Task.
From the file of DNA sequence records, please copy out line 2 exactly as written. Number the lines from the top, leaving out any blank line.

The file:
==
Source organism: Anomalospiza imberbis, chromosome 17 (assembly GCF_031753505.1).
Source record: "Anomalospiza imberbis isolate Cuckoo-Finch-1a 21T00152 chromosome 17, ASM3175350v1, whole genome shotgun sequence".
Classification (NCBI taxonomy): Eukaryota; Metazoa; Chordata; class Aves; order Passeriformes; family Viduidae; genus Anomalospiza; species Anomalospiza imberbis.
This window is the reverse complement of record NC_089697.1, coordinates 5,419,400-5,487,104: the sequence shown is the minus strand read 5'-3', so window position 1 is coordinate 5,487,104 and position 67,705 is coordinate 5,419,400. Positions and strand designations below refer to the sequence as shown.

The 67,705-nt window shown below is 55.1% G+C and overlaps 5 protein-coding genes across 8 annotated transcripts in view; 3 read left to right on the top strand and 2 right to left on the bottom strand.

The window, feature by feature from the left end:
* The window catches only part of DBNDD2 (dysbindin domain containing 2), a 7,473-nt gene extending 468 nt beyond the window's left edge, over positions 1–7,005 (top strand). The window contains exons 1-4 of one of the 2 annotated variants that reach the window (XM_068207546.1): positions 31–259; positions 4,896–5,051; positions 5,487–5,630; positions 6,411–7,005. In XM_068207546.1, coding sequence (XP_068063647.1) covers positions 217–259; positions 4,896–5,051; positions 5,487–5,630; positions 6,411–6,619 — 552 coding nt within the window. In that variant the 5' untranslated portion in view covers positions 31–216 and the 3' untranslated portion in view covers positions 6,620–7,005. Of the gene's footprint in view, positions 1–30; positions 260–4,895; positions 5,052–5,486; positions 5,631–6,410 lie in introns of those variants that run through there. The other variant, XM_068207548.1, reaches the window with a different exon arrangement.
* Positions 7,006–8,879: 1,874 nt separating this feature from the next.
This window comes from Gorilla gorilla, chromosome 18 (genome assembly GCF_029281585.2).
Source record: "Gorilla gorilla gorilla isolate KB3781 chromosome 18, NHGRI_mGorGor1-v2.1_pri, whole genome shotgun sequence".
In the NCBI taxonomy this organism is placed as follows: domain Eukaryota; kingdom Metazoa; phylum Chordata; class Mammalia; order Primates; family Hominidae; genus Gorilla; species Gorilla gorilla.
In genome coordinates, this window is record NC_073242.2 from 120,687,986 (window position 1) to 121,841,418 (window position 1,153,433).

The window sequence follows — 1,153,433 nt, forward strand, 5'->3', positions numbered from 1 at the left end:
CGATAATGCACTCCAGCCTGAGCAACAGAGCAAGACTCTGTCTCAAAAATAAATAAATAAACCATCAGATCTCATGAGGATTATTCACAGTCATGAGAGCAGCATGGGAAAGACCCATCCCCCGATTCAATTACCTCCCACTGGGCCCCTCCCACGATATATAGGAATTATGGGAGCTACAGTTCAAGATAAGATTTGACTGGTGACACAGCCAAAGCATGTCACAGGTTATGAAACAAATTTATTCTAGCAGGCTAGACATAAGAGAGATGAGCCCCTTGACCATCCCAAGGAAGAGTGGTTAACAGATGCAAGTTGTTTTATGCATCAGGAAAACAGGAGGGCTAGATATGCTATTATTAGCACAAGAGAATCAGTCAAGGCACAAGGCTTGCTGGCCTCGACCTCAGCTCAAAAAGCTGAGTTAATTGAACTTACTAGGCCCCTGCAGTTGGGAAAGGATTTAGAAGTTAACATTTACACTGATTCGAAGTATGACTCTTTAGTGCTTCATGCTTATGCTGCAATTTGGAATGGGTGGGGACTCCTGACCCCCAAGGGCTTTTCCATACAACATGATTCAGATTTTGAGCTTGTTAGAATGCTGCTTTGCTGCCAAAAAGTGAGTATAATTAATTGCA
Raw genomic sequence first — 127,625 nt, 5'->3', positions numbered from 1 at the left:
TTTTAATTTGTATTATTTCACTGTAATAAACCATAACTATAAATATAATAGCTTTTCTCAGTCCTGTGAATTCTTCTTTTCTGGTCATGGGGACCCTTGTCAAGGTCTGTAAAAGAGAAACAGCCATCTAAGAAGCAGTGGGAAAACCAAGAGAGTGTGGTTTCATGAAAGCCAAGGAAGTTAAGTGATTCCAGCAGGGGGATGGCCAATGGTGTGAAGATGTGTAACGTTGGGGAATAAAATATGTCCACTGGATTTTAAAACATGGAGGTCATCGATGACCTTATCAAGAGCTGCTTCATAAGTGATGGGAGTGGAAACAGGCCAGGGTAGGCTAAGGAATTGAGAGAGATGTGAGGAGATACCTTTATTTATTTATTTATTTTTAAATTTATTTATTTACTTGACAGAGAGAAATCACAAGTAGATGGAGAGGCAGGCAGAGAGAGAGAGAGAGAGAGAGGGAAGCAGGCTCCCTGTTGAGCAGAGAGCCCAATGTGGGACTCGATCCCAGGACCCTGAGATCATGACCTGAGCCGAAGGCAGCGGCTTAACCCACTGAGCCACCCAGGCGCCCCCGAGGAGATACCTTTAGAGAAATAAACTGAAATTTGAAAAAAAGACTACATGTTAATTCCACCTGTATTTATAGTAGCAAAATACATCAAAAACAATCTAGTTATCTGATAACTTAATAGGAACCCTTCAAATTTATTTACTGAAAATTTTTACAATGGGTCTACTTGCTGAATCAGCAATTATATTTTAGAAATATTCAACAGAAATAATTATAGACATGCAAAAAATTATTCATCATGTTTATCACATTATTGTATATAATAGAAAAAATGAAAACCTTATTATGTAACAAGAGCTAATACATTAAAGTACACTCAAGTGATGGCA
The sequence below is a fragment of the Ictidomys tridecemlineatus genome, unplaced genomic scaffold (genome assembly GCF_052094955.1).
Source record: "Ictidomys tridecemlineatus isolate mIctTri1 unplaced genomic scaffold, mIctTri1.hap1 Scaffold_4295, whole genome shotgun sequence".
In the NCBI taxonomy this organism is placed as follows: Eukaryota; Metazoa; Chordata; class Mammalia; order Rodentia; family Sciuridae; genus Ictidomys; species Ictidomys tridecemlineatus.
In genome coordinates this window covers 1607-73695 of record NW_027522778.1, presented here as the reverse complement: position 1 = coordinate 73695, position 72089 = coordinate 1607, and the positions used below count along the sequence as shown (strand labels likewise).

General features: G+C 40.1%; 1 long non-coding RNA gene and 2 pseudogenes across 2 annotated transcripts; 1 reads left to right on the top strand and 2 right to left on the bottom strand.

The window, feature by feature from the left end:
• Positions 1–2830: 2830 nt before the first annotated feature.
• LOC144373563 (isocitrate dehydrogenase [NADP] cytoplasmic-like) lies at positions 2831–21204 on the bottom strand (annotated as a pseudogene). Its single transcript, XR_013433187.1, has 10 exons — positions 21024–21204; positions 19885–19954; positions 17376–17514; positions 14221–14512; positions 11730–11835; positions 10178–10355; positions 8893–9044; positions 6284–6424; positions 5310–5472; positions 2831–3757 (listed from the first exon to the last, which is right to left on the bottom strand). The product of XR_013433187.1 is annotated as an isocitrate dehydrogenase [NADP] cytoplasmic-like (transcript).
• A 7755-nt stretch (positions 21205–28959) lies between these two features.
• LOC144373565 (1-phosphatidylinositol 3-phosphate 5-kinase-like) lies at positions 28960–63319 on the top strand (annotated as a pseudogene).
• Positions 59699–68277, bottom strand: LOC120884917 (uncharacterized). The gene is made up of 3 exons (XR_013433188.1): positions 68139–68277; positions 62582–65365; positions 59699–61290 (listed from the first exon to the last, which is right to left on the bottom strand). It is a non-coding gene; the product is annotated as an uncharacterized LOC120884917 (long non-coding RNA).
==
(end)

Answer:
Source record: "Anomalospiza imberbis isolate Cuckoo-Finch-1a 21T00152 chromosome 17, ASM3175350v1, whole genome shotgun sequence".